The difference between the new and old ways of innovating
As most of you already know, open innovation (OI) is a buzzword that is often misunderstood, and therefore, misused. Simply put, OI refers to the fact that companies should look beyond their own walls to accelerate and enhance their innovation process. This paradigm can be subdivided into 3 types of activities: inbound, outbound and coupled OI activities. It can be applied to any type of organization whether it is a firm, a university or even a public institution. In this article, I’ll cover the main firms’ open innovation practices and what makes them different from the closed innovation model ones.
Inbound activities refer to the concept of getting information from outside of the boundaries of an organization. It can be done by acquiring external technologies or even smaller companies. You can see this practice used by big tech companies like Apple, Alphabet and Facebook when they acquired promising start-ups with cutting-edge technologies. The cost of acquiring such technologies/companies isn’t cheap, but nowadays, time is the enemy. Developing such knowledge and know-how internally is just not an option anymore due to a lack of resources and time. Other practices include the exchange of information with partners including the integration of best practices from suppliers and clients. Nowadays, it is crucial for a firm to get as much information as possible from the outside world because the internal knowledge is simply not enough to maintain a high level of innovation.
Outbound activities are the opposite of inbound activities. When you are getting information from the outside world, another firm or organization is providing it to you. This firm is actually doing an outbound activity, unless you have hired industrial spies! Sharing information with the outside world is not only positive for innovation globally, but it can also be a source of revenue for a firm’s R&D investments. For example, a firm can develop a new technology or service that do not fit in its business model. Instead of throwing it on the shelves, it can be sold through a license to another firm who is more suited to sell it. Much has been written about Tesla patents giveaway, but it is a clear example of outbound activity. In this situation, it allows Tesla to create an industry standard which can have the impact of increasing the market for electrical cars but also to accelerate the global investment for new infrastructure adapted for this new fleet of vehicles.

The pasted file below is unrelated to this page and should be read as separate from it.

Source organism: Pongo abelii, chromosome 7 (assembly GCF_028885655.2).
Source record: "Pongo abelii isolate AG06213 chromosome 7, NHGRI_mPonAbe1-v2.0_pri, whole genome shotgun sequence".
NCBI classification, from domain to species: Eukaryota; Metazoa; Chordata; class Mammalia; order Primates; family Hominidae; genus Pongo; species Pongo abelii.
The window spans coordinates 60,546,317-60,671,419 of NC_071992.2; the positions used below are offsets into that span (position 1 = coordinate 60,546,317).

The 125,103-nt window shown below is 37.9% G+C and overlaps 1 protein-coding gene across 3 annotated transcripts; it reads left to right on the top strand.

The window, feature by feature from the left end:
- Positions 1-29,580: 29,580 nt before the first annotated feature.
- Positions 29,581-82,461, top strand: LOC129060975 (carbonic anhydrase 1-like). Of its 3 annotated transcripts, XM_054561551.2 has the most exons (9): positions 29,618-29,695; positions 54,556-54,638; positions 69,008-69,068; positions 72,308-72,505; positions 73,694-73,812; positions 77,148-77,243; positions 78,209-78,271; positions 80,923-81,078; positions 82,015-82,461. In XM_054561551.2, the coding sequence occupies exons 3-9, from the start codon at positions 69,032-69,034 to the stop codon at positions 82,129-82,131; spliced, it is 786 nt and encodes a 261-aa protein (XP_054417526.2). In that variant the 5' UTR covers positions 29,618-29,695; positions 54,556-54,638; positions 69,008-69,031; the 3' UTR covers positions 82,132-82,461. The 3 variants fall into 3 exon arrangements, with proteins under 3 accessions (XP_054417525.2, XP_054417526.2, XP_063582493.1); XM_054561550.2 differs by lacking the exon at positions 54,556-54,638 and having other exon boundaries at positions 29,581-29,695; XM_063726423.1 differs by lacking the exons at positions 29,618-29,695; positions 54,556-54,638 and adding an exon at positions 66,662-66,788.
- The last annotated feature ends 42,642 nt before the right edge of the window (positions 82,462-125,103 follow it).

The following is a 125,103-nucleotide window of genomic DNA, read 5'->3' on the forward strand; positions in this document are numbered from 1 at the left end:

Coupled OI activities
When an organization combines outbound and inbound, it has created an established network to share information with various partners. An easy example of this would be an interaction between a university and a firm. Let’s look at it from the firm’s point of view. A company might require some researchers to solve a problem concerning a specific technology in development. These researchers would integrate the firm temporarily to work on this specific project (inbound). After months of collaborative R&D, not only the main problem has been solved, but a whole new product emerged from that process which doesn’t fit in the firm’s business model. Here lies one of the most important aspect of open innovation: you can make money from products that you won’t commercialize. Indeed, the company still profit from the new product by licensing it or selling it to another party (outbound).
Other examples of coupled OI activities are accomplished by P&G. It performs inbound activities thanks to an in-house program called Connect&Develop that easily allows the firm’s stakeholders to suggest new innovation ideas. Outbound activities are performed as well since the company have a policy to make available any technologies developed internally that haven’t been used by the company after a certain amount of time.
So what’s new?
Most CEOs will tell you that all these activities were being done before. Looking out to collaborate with suppliers or universities isn’t new. Licensing has been done before as well. Alliances also existed to share risks and capital. The only thing that is new is that in the old paradigm, companies looked outside their boundaries when they felt that it was needed. Today, it is not a choice anymore. Except for a few industries where it might be more difficult, any company that wants to increase its innovation performance must adopt an open innovation strategy. It is a new mindset that involves opening up the business model and for companies that can afford it, setting up a structure to manage it.
If you think your company can’t afford to put in place an open innovation structure or you aren’t sure how it applies to you, there are consulting firms that can help you understand how it works. These firms often offer training about open innovation. They can also conduct a diagnosis of your firm’s innovation process and provide a strategic report in which you can find the best OI strategies to put in place for your firm in order to enhance your innovation performance.
Wrapping it up
There era of open innovation is already there. Most of you are probably already adopting many of those practices in their firms. Some firms have fully integrated this concept but most of the others are dealing with it on a punctual basis. However, open innovation is a concept and it’s up to you to decide which practices apply most to your company and industry.
Which type of firm are you and what type of practices have you adopted?
Special thanks to Mikaël Heroux-Vaillancourt for helping me with providing concrete examples of open innovation in the industry. This article was originally published on LinkedIn.
If you’d like to know more about the concept, you can follow Mikaël or Georges on LinkedIn. Have any questions? Ask them in the comments below or feel free to send a message.